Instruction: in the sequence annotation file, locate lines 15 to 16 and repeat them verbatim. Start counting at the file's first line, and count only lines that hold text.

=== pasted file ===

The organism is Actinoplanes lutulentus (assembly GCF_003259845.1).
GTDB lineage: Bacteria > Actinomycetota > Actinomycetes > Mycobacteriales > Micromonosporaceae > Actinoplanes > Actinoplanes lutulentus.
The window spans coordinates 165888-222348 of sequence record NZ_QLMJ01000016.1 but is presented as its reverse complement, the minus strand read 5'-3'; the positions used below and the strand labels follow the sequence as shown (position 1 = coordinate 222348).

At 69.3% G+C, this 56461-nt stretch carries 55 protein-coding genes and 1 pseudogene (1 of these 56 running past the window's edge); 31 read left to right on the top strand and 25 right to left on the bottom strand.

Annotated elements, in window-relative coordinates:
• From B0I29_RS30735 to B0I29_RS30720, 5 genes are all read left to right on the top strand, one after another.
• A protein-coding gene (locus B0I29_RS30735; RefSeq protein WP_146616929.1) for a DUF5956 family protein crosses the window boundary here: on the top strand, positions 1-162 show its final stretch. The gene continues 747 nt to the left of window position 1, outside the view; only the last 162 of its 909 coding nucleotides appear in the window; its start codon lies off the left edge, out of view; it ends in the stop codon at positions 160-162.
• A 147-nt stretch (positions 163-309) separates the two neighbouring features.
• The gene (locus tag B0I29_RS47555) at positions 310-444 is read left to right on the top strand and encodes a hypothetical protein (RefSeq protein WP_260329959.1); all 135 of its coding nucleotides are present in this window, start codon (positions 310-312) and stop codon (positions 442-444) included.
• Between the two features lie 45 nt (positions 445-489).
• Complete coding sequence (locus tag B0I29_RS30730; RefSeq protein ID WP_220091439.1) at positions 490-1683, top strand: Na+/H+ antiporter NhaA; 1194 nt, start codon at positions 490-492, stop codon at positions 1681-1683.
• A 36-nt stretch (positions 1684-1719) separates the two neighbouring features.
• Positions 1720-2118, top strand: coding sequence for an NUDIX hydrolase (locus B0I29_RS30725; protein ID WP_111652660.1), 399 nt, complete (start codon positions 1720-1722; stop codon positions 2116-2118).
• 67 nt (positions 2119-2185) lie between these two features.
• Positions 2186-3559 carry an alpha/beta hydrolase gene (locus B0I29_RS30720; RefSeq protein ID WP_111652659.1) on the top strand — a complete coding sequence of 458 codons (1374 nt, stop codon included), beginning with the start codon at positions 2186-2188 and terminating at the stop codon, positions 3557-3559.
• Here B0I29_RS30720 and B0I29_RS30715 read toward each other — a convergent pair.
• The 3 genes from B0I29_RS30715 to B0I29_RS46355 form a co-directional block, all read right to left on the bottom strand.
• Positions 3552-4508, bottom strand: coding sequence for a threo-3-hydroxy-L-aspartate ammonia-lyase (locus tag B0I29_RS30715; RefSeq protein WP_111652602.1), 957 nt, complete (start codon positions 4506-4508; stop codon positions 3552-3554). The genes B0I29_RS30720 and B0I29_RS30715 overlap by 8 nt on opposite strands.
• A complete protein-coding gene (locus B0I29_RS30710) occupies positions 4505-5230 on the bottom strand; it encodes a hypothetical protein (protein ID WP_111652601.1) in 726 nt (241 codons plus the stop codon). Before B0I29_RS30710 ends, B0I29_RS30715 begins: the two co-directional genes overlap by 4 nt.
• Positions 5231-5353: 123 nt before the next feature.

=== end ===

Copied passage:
• Positions 2186-3559 carry an alpha/beta hydrolase gene (locus B0I29_RS30720; RefSeq protein ID WP_111652659.1) on the top strand — a complete coding sequence of 458 codons (1374 nt, stop codon included), beginning with the start codon at positions 2186-2188 and terminating at the stop codon, positions 3557-3559.
• Here B0I29_RS30720 and B0I29_RS30715 read toward each other — a convergent pair.